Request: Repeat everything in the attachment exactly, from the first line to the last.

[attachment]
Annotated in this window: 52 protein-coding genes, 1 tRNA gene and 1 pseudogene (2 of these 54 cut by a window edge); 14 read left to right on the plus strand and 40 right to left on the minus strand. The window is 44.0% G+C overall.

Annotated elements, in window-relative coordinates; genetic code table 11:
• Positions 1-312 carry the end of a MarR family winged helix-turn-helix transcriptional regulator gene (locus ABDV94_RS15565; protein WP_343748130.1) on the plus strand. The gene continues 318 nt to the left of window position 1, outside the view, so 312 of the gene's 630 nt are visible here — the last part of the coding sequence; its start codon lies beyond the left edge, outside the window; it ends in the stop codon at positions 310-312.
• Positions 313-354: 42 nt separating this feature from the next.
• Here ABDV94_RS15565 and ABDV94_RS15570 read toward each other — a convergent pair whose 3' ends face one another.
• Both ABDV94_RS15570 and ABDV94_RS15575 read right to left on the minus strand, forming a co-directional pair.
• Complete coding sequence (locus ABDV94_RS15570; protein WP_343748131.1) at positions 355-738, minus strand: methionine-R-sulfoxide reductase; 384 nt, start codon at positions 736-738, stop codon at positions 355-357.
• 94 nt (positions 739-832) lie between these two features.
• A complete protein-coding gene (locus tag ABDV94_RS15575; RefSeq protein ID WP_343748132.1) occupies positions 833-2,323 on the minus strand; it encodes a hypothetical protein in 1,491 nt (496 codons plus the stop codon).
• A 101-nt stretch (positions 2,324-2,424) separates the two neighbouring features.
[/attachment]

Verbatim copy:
Annotated in this window: 52 protein-coding genes, 1 tRNA gene and 1 pseudogene (2 of these 54 cut by a window edge); 14 read left to right on the plus strand and 40 right to left on the minus strand. The window is 44.0% G+C overall.

Annotated elements, in window-relative coordinates; genetic code table 11:
• Positions 1-312 carry the end of a MarR family winged helix-turn-helix transcriptional regulator gene (locus ABDV94_RS15565; protein WP_343748130.1) on the plus strand. The gene continues 318 nt to the left of window position 1, outside the view, so 312 of the gene's 630 nt are visible here — the last part of the coding sequence; its start codon lies beyond the left edge, outside the window; it ends in the stop codon at positions 310-312.
• Positions 313-354: 42 nt separating this feature from the next.
• Here ABDV94_RS15565 and ABDV94_RS15570 read toward each other — a convergent pair whose 3' ends face one another.
• Both ABDV94_RS15570 and ABDV94_RS15575 read right to left on the minus strand, forming a co-directional pair.
• Complete coding sequence (locus ABDV94_RS15570; protein WP_343748131.1) at positions 355-738, minus strand: methionine-R-sulfoxide reductase; 384 nt, start codon at positions 736-738, stop codon at positions 355-357.
• 94 nt (positions 739-832) lie between these two features.
• A complete protein-coding gene (locus tag ABDV94_RS15575; RefSeq protein ID WP_343748132.1) occupies positions 833-2,323 on the minus strand; it encodes a hypothetical protein in 1,491 nt (496 codons plus the stop codon).
• A 101-nt stretch (positions 2,324-2,424) separates the two neighbouring features.